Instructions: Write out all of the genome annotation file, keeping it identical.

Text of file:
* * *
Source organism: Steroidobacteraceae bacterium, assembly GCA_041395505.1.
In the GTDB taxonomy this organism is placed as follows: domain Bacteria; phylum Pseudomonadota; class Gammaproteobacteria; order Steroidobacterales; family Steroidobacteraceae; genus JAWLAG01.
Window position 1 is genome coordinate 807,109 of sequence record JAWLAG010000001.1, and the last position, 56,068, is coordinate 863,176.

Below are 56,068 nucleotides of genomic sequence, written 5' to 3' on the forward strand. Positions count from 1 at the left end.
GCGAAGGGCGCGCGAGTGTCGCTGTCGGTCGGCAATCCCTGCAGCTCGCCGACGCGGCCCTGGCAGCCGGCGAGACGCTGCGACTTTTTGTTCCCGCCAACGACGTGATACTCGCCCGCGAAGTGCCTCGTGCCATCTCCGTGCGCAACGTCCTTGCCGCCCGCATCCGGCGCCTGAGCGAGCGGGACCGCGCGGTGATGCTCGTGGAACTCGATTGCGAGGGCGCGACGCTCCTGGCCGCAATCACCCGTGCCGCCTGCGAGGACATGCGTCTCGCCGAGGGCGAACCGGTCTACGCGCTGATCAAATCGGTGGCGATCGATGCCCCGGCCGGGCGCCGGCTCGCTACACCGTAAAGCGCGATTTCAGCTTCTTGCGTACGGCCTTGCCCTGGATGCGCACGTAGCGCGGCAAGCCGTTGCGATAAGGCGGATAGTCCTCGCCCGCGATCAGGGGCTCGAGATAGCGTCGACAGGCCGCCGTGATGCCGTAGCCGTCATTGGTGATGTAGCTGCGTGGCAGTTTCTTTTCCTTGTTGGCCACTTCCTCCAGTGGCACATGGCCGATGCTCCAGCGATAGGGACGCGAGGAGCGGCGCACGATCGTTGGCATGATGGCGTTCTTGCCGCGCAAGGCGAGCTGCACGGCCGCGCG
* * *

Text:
Source organism: Steroidobacteraceae bacterium, assembly GCA_041395505.1.
In the GTDB taxonomy this organism is placed as follows: domain Bacteria; phylum Pseudomonadota; class Gammaproteobacteria; order Steroidobacterales; family Steroidobacteraceae; genus JAWLAG01.
Window position 1 is genome coordinate 807,109 of sequence record JAWLAG010000001.1, and the last position, 56,068, is coordinate 863,176.

Below are 56,068 nucleotides of genomic sequence, written 5' to 3' on the forward strand. Positions count from 1 at the left end.
GCGAAGGGCGCGCGAGTGTCGCTGTCGGTCGGCAATCCCTGCAGCTCGCCGACGCGGCCCTGGCAGCCGGCGAGACGCTGCGACTTTTTGTTCCCGCCAACGACGTGATACTCGCCCGCGAAGTGCCTCGTGCCATCTCCGTGCGCAACGTCCTTGCCGCCCGCATCCGGCGCCTGAGCGAGCGGGACCGCGCGGTGATGCTCGTGGAACTCGATTGCGAGGGCGCGACGCTCCTGGCCGCAATCACCCGTGCCGCCTGCGAGGACATGCGTCTCGCCGAGGGCGAACCGGTCTACGCGCTGATCAAATCGGTGGCGATCGATGCCCCGGCCGGGCGCCGGCTCGCTACACCGTAAAGCGCGATTTCAGCTTCTTGCGTACGGCCTTGCCCTGGATGCGCACGTAGCGCGGCAAGCCGTTGCGATAAGGCGGATAGTCCTCGCCCGCGATCAGGGGCTCGAGATAGCGTCGACAGGCCGCCGTGATGCCGTAGCCGTCATTGGTGATGTAGCTGCGTGGCAGTTTCTTTTCCTTGTTGGCCACTTCCTCCAGTGGCACATGGCCGATGCTCCAGCGATAGGGACGCGAGGAGCGGCGCACGATCGTTGGCATGATGGCGTTCTTGCCGCGCAAGGCGAGCTGCACGGCCGCGCG